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What is the Scientific Method?
The scientific method is "a procedure that has characterized natural science since the 17th century, consisting in systematic observation, measurement, and experiment, and the formulation, testing, and modification of hypotheses." 2
To use the scientific method effectively, one needs to begin as a skeptic. All good science begins (and it must begin) with skepticism.
The definition of skepticism is "an attitude of doubt or a disposition to incredulity either in general or toward a particular object; the doctrine that true knowledge or knowledge in a particular area is uncertain; or the method of suspended judgment, systematic doubt, or criticism characteristic of skeptics."
In particular, "Scientific skepticism involves the application of skeptical philosophy, critical-thinking skills, and knowledge of science and its methods to empirical claims, while remaining agnostic or neutral to non-empirical claims (except those that directly impact the practice of science)."
Nothing is "true" until it is proven through these means. There is always a possibility for change, a new idea, a new concept, a new hypothesis — all of which means that one goes through the process again — and perhaps many times more.
What, exactly, is that scientific process?
It is a problem-solving approach, consisting of several steps:
- identifying and defining a problem;
- accumulating the relevant data;
- formulating a tentative hypothesis;
- conducting experiments to test the hypothesis;
- interpreting the results objectively; and,
- repeating the steps until an acceptable solution is found.
The scientific method is rigorous and systematic, thus hopefully eliminating bias and other subjective influences. Through the process, it attempts to search, identify and measure or validate facts or cause-and-effect relationships. If all steps are adhered to, and sincere efforts are made to adapt and adjust when necessary, the final conclusions can be relied upon to be valid — until or unless someone else finds a different result. Then more research is required.
So how do I know if the scientific method has been used in a study?
You don't know unless you ask some very important questions.
Here are some of the questions you ask if you're reading a study, and/or you hope the journalist has read the study before using it on the news:
Who sponsored the study? Most of us know the history of the tobacco industry who knew for years that smoking was harmful to one's health but did not reveal that information to the public. Clearly, companies and corporations have agendas: they want to sell their product or promote their technique. After reading a study that says for ultimate health, you must eat 50 pounds of Kale a day, it might be worthwhile to see if a company who sells kale might have sponsored the study! (Note: Take a look at the section below titled "Predatory Journals.")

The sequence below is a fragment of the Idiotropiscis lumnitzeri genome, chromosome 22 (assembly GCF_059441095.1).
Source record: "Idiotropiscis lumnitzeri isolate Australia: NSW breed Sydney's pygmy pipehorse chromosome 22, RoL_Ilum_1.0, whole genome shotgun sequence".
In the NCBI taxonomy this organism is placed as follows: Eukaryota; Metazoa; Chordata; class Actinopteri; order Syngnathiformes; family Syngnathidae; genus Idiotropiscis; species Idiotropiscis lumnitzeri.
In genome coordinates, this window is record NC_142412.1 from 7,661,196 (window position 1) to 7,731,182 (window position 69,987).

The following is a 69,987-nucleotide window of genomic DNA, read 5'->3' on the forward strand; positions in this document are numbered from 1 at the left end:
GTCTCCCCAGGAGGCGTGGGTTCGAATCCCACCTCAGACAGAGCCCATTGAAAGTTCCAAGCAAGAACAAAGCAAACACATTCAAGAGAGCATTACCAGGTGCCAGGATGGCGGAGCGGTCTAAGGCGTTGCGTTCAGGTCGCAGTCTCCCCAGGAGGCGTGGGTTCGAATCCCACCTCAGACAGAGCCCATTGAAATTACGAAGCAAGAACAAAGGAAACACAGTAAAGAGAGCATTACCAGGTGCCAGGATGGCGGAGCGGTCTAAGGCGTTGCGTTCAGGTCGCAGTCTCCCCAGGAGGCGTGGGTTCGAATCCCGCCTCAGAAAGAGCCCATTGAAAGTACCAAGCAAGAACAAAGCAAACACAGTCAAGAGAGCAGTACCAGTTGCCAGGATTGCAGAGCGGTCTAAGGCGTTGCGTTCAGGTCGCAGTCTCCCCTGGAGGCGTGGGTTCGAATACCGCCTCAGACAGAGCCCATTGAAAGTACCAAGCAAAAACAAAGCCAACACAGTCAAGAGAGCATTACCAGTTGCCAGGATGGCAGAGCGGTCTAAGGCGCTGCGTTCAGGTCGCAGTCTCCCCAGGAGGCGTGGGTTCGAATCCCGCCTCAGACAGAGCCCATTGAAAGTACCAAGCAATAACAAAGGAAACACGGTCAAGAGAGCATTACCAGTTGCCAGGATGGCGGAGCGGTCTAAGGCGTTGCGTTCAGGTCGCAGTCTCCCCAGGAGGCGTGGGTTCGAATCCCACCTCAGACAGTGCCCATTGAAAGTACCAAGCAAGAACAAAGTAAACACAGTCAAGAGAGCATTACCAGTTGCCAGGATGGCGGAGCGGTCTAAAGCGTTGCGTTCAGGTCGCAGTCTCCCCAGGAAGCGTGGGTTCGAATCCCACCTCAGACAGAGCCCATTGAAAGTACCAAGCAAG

How many were studied? In other words, were there large enough numbers to make the statistical results worthwhile? The smaller the number of people studied, the less likely the results will hold up if larger numbers are used.
How long did it last? Studies of large groups of people over many years are more reliable than those that are done in a short-term analysis, particularly if one is attempting to determine how age factors into a condition.
Was there a control group? A control is a group that did not do the things that the other group did. One group takes the "real drug" and another group takes a placebo or does nothing differently than they were currently doing. Then they compare the two groups for similarities and differences.
How were the results measured? Sometimes results are very difficult to measure and sometimes these measurements are difficult for laymen to interpret. If you find that you do not understand how the results were measured, you may not be able to accurately interpret the data.
What were the conclusions of the researchers, and how did they arrive at their conclusions? Do not automatically trust conclusions and abstracts. You may need to read the entire study.
What kind of a research was it? There are different kinds of research: ANECDOTAL = personal accounts; DOUBLE-BLIND PLACEBO = two groups taking a "pill" where one is the pill that is being tested and the other is a placebo (and should have no effect); EXPERIMENTAL = testing subjects and their reactions (could be humans or laboratory animals); CLINICAL TRIAL = people with a particular health condition take a drug to see if it will help their condition; META-ANALYSIS = checking many studies to see if there are commonalities in the results. As you might guess, anecdotal is one of the least scientific methods of gathering data, even though it can be useful, and meta-analyses are the most likely to produce accurate data because it looks at many studies, large numbers of people, and over a longer length of time.